Publish and be damned? Sussex debates the bird flu research controversy
Should scientists researching bird flu be censored?
That’s the question that will be put to a panel of distinguished international experts at a public debate organised by the Centre for Global Health Policy at the University of Sussex.
Researching A Deadly Virus: Science, Security and the H5N1 Controversy at the University of Sussex on Tuesday 22 May (4pm-6pm, Fulton building on the University of Sussex campus. The event is free and open to all.
- Professor Harvey Rubin is the Director of the Institute for Strategic Threat Analysis and Response at UPenn and has served on the National Science Advisory Board for Biosecurity.
- Professor David Heymann is Chairman of the Health Protection Agency and Head of the Centre on Global Health Security at Chatham House.
- Professor Bobbie Farsides is Professor of Clinical and Biomedical Ethics at the Brighton and Sussex Medical School.
- Dr Caitriona McLeish is a Senior Fellow at the Science and Technology Policy Research Unit (SPRU) at the University of Sussex, and is co-director of The Harvard-Sussex Program.
The event is prompted by recent controversy but addresses wider questions involving science ethics and security.
Research into the H5 N1 virus (avian, or bird flu) published this week (02 May 2012) shows how the virus can be mutated in a laboratory to create a contagious form that can infect and be passed to and from mammals.
Previously, the cause of bird flu infection in humans was traced to very close contact with infected birds. Around 60 per cent of people infected with the virus have died.
The now-published research shows how close the virus could be to evolving into a form that could be spread directly from human to human.
Publication of the study by the virologist Yoshiro Kawaoka of the University of Wisconsin in the science journal Nature, and that of a separate study on H5N1 mutation, still awaiting publication in the journal Science (by Ron Fouchier of Erasmus University in the Netherlands) were first delayed last year following a controversy that the methodology and findings of both research projects might put humans at risk if used, for example, by bioterrorists.
Both scientists had publication postponed and their papers censored as a result of the ethical and security concerns raised, and both were embroiled in wrangles that involved having their work censored and subject to government interference.
But both research projects could also do much to inform science’s understanding of the evolution of such viruses and allow development of vaccines to prevent devastating epidemics.
So how do we balance the competing pressures of research value and risk, and just what right do governments have in censoring and controlling the publication of new science?
Here, Stefan Elbe, Professor of International Relations and Director of the Centre for Global Health Policy in the School of Global Studies, examines some of the key issues.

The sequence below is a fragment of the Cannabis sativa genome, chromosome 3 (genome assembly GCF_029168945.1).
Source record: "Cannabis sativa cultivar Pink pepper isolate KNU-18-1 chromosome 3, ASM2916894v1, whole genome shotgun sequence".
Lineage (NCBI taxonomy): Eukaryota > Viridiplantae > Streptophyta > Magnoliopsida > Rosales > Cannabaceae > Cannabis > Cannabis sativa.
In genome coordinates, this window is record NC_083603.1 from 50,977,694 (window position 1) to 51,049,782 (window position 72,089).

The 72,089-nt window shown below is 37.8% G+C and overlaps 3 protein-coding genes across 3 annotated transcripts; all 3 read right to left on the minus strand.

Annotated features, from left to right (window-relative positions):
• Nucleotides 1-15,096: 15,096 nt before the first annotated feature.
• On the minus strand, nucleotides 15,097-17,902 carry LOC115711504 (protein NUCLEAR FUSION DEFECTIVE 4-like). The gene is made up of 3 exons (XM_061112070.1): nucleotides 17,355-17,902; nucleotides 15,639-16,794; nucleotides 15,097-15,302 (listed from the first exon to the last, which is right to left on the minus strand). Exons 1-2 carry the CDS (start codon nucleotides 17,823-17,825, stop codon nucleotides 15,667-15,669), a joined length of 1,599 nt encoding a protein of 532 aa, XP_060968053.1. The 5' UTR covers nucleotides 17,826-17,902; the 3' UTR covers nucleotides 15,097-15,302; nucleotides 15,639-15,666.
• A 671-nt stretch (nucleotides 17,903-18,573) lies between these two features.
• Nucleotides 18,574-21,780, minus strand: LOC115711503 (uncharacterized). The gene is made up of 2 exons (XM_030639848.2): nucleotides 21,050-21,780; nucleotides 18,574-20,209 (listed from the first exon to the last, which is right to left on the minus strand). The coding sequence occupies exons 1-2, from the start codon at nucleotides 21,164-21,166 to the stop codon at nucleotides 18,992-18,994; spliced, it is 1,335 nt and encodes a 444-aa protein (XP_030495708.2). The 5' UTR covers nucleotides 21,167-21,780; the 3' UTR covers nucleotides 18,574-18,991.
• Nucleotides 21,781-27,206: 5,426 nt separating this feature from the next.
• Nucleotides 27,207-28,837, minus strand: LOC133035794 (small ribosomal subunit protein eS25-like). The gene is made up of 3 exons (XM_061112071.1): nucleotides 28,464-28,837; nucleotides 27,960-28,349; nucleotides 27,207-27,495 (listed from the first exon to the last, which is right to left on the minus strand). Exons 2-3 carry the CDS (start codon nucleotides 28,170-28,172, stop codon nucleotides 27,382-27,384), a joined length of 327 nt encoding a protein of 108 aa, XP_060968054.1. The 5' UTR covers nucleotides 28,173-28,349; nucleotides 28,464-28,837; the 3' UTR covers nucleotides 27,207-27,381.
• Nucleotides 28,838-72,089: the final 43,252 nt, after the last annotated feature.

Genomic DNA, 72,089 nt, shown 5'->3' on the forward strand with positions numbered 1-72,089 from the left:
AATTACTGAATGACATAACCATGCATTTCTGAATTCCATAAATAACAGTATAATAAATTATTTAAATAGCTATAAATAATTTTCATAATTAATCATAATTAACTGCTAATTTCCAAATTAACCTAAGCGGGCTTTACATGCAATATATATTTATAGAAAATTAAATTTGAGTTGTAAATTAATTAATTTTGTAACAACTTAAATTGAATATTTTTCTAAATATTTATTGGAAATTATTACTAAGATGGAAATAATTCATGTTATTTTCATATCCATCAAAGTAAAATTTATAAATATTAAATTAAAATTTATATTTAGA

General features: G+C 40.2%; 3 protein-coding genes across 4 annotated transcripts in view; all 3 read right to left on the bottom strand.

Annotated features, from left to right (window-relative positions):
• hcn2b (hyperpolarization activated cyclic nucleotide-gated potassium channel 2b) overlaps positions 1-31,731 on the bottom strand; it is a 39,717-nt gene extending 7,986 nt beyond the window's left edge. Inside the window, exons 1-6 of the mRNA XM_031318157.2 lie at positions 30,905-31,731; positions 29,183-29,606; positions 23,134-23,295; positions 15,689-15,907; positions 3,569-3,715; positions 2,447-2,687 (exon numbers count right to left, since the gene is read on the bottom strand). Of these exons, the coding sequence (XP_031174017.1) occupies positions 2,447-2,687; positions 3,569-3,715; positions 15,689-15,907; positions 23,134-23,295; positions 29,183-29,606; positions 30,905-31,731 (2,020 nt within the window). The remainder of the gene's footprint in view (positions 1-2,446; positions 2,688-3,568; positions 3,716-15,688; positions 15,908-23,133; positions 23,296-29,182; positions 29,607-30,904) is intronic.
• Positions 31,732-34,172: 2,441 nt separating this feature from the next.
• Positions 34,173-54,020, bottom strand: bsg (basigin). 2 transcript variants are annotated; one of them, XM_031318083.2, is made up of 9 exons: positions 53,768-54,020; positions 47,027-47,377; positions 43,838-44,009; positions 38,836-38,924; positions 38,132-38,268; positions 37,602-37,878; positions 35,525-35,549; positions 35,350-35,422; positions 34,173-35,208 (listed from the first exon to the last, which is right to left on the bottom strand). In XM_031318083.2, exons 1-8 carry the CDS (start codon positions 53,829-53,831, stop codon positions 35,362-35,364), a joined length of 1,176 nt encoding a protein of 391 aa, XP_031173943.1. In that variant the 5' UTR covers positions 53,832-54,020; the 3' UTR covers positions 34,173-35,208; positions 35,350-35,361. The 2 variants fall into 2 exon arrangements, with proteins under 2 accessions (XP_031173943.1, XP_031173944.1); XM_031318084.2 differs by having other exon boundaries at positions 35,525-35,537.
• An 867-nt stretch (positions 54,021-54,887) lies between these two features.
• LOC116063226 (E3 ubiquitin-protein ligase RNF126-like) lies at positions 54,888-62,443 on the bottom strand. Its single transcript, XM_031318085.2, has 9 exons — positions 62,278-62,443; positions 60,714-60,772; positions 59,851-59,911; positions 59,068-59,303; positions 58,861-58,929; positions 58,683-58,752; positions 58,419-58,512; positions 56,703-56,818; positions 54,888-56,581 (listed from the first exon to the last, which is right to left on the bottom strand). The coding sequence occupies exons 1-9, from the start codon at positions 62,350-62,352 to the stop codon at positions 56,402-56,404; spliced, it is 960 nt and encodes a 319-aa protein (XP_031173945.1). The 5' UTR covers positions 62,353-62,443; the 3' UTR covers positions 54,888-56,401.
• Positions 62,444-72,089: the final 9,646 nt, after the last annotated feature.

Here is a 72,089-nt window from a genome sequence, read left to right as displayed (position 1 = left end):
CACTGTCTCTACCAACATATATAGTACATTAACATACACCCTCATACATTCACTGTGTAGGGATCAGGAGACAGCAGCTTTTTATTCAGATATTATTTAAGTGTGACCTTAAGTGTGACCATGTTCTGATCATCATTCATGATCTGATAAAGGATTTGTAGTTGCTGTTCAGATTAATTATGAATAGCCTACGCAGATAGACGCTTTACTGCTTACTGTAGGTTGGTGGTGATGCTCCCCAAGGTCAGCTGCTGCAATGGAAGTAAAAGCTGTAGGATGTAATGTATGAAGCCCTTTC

Q What are the controversies surrounding research into the avian flu virus (H5N1)?
A There are actually three controversies rolled into one:
- According to the World Health Organisation (WHO), H5N1 kills around 60 per cent of people who become infected with the virus. So the decision by scientists to conduct experiments making such a deadly virus transmit MORE easily between human beings is controversial.
- The knowledge that has been generated could be dangerous, especially if it falls into the wrong hands (e.g. bioterrorism). But does this mean that the USA’s National Science Advisory Board for Biosecurity (as in the cases of Kawaoka and Fouchier) has the right to demand that parts of the research are censored prior to publication?
- There are strong pro-security arguments that this research is too dangerous to be made public in all its detail. There are also strong pro-science views that say the research is important for public health. High profile organisations have taken opposing views, including the WHO and the National Science Advisory Board for Biosecurity (NSABB). No matter which side of the debate you come down on (pro science or pro security), the whole episode shows the glaring lack of clear and trusted international standards for dealing with these issues.
Q Why is scientist Ron Fouchier unhappy about his publication being delayed because he has to apply for an export licence to get his research published in the journal Science?
A Scientists like Ron Fouchier believe that their work is scientifically very important, and can actually help with improving international pandemic preparedness planning. Any restrictions on research could delay these improvements and potentially be a risk to human health. More generally, scientists tend to favor an open and transparent approach to knowledge, and guard their academic freedom.
Q Why then did Fouchier and Kawaoka agree to have the science detail redacted from their articles?
A Strictly speaking, the recommendation by the NSABB is not legally binding. It is only a recommendation. Although I have not interviewed the scientists involved, the level of controversy around this research, as well as the unprecedented nature of the intervention of the NSABB, was such that all parties agreed to a moratorium to figure out the best way forward.